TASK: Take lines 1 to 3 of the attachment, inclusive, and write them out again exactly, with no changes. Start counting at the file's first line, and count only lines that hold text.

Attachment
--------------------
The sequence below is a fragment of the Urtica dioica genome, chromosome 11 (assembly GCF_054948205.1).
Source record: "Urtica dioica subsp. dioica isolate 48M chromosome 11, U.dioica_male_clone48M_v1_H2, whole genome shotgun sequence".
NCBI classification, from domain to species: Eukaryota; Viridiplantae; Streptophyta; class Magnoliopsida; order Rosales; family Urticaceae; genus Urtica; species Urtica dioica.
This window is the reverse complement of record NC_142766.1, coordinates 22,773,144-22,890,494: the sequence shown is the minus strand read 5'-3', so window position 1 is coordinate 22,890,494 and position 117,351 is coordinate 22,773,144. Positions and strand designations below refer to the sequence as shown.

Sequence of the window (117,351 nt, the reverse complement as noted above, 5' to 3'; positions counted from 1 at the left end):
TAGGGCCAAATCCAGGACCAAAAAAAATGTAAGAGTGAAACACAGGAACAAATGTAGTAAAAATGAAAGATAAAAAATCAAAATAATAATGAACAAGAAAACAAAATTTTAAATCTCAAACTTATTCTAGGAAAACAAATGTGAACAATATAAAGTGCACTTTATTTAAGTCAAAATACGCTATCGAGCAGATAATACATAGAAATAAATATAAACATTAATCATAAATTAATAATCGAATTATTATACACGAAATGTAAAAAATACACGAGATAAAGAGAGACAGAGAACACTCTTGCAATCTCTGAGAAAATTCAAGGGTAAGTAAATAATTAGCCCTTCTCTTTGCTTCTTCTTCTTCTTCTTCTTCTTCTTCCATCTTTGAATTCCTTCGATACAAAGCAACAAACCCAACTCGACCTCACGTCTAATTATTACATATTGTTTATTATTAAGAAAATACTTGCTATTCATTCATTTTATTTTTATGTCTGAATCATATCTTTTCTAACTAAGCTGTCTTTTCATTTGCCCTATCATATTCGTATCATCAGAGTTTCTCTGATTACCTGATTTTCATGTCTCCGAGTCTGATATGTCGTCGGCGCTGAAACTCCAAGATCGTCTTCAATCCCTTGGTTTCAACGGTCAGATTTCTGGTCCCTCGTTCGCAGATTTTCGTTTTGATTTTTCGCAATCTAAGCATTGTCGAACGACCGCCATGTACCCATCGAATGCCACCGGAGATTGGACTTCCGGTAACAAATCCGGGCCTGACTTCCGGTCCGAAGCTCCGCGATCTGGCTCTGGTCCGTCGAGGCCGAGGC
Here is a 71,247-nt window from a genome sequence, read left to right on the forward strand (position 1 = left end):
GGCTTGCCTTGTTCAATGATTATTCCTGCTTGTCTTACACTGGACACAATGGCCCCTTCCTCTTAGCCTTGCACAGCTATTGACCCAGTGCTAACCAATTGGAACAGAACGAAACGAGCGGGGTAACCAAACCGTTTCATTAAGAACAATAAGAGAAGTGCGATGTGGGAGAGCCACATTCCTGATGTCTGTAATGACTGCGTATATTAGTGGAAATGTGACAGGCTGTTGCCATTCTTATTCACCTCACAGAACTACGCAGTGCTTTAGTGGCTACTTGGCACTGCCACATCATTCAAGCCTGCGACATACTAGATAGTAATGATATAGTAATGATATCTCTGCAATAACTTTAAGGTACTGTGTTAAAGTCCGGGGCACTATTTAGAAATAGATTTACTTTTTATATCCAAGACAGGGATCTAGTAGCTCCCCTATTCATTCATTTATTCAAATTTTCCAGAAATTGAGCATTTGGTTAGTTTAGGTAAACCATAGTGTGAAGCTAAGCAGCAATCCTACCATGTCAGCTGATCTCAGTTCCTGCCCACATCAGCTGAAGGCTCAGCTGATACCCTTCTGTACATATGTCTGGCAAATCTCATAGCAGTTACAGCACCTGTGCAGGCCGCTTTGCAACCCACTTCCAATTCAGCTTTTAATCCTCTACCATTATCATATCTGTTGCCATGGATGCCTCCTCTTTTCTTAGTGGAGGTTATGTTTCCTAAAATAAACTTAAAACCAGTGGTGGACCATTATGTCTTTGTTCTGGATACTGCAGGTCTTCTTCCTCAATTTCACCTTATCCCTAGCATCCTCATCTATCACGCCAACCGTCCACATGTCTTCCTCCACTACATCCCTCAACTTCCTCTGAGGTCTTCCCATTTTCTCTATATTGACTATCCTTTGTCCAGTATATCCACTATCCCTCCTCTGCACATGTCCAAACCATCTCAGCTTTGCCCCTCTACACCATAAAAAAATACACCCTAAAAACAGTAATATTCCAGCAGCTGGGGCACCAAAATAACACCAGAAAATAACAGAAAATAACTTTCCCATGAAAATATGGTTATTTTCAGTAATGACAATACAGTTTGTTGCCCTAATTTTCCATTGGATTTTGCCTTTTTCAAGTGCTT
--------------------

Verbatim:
The sequence below is a fragment of the Urtica dioica genome, chromosome 11 (assembly GCF_054948205.1).
Source record: "Urtica dioica subsp. dioica isolate 48M chromosome 11, U.dioica_male_clone48M_v1_H2, whole genome shotgun sequence".
NCBI classification, from domain to species: Eukaryota; Viridiplantae; Streptophyta; class Magnoliopsida; order Rosales; family Urticaceae; genus Urtica; species Urtica dioica.